The entrance of the Southern Kings and the Cheetahs into the newly expanded PRO14 marks an exciting new chapter for South African rugby – and to a similar extent the game in the north.
For the South African teams, culled from the reduced Super Rugby tournament back in April, it gives them the perfect escape route and also saves the South African Rugby Union (SARU) from being torn to shreds for taking top class rugby away from the heartlands of Free State and the Eastern Cape.
With the South African Rand trading at 17.5 to the British Pound it’s a big injection of cash to the local game while a reported £6million (Dh29.1m) is going back the other way with Supersport purchasing TV rights for the new tournament.
Each of the 12 existing European clubs will receive £500,000 (Dh2.4m) as a one-off boost this season, which will greatly help to retain players and bring in a few stars, like Leigh Halfpenny who is being tempted back from Toulon to the Scarlets.
There are those of course in the south who will meet the expansion with great suspicion. A similar move was tried in Super Rugby two years ago with the Jaguares from Argentina and the Sunwolves from Japan admitted to an enlarged 18 team format. The result: disaster.
The new four conference system became a farce as South African teams, now spared facing New Zealand opponents in the regular season, excelled while Australian teams, who now had to play Kiwi teams every fortnight, nose-dived.
So bad did results become crowds and ratings dipped as fans turned off the convoluted fixture list and eventually the real power brokers – the broadcasters – said enough was enough.
It came to a head in April when SANZAAR announced the tournament would shrink back to 15 teams with two South African teams – the Cheetahs and Kings – and one Australian team to be axed.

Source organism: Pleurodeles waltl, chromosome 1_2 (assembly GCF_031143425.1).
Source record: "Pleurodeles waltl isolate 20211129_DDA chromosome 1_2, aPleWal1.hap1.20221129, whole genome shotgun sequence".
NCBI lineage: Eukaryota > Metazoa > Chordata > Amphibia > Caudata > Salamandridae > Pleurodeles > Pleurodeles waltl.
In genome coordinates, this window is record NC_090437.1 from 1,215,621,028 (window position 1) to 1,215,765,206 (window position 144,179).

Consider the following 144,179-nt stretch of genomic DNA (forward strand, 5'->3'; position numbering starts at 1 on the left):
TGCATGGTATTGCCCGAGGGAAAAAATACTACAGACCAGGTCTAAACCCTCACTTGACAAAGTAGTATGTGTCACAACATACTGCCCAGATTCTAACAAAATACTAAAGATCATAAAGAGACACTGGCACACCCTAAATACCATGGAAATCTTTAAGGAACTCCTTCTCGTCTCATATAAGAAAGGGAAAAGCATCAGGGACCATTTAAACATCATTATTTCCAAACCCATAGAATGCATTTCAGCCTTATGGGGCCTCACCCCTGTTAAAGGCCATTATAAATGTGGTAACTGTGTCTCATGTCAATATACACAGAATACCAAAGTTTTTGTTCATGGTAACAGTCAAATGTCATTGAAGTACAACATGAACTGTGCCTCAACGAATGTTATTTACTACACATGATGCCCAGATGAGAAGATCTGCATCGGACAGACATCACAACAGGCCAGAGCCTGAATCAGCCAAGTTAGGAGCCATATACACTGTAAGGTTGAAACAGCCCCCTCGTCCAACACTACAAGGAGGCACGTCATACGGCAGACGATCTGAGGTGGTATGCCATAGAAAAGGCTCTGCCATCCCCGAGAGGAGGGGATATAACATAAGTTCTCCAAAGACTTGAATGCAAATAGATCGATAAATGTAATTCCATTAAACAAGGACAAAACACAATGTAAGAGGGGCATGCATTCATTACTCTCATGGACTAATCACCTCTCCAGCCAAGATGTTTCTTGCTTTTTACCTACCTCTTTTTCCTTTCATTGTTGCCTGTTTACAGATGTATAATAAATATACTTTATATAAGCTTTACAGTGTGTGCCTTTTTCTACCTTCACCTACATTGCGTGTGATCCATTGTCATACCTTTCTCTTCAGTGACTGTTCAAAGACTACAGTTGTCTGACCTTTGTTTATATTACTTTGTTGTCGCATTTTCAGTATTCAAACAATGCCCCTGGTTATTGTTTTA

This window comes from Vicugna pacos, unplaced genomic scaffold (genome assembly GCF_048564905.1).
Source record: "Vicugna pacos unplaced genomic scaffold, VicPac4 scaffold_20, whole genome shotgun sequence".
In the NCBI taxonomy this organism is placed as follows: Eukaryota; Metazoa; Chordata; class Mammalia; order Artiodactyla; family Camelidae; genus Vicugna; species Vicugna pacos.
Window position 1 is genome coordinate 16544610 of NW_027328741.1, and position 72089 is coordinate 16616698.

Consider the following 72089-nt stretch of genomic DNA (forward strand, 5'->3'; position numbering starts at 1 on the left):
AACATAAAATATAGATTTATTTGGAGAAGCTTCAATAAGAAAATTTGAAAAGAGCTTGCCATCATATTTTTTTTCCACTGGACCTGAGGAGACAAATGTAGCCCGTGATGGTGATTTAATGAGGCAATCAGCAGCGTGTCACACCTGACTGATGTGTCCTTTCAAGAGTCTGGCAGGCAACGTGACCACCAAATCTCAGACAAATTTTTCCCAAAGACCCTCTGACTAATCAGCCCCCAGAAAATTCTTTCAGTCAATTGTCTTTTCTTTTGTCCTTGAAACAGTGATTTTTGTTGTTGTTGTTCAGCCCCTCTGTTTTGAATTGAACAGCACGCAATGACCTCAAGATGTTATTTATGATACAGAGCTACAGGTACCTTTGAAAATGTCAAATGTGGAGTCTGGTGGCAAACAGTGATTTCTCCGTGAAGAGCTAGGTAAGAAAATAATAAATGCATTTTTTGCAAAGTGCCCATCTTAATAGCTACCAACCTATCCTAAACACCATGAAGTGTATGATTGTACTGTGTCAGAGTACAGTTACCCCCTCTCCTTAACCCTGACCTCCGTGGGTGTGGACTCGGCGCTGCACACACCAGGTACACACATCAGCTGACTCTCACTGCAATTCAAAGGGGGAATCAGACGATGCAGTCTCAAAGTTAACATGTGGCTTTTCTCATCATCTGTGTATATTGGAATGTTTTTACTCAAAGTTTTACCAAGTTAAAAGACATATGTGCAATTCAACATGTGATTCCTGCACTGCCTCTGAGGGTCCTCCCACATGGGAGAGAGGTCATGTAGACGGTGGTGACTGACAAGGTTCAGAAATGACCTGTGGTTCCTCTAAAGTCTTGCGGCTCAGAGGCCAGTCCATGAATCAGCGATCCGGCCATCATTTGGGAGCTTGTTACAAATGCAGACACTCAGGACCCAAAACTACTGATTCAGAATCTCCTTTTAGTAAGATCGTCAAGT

But now Super Rugby’s loss is PRO14’s gain – and don’t expect this northern expansion to go the same way as the south.
There are four reasons why the PRO14 move will succeed where Super Rugby move failed.
Firstly travel – a flight from Europe to South Africa is a lot less nightmarish than many of the flights in Super Rugby involving New Zealand, Argentina, Japan and Australia. The travel schedules of some Super Rugby sides are so arduous its amazing they get on to the field at all.
Secondly time zones – most of Europe and South Africa are on the same time zone so it means matches will come through at viewer-friendly times for both markets, adding some prime rugby fixtures to the broadcast schedule.
Thirdly, a global season: PRO14 will be played in South Africa’s summer so it means the Republic will now have summer rugby. Apart from some hot days in Bloemfontein and Port Elizabeth, year round rugby is a tantalising prospect for fanatics in South Africa.
Fourthly, and perhaps most importantly, the rugby: the Cheetahs and the Kings are both known for their expansive styles and there will be some intriguing match ups between northern brawn and southern speed.
The PRO14 will produce extremes of climate – a chilly evening in Newport to a warm afternoon on the highveldt – and extremes of styles, as well as a few unfortunate match-ups, but there is every reason at this early stage to think bigger may be better in this case.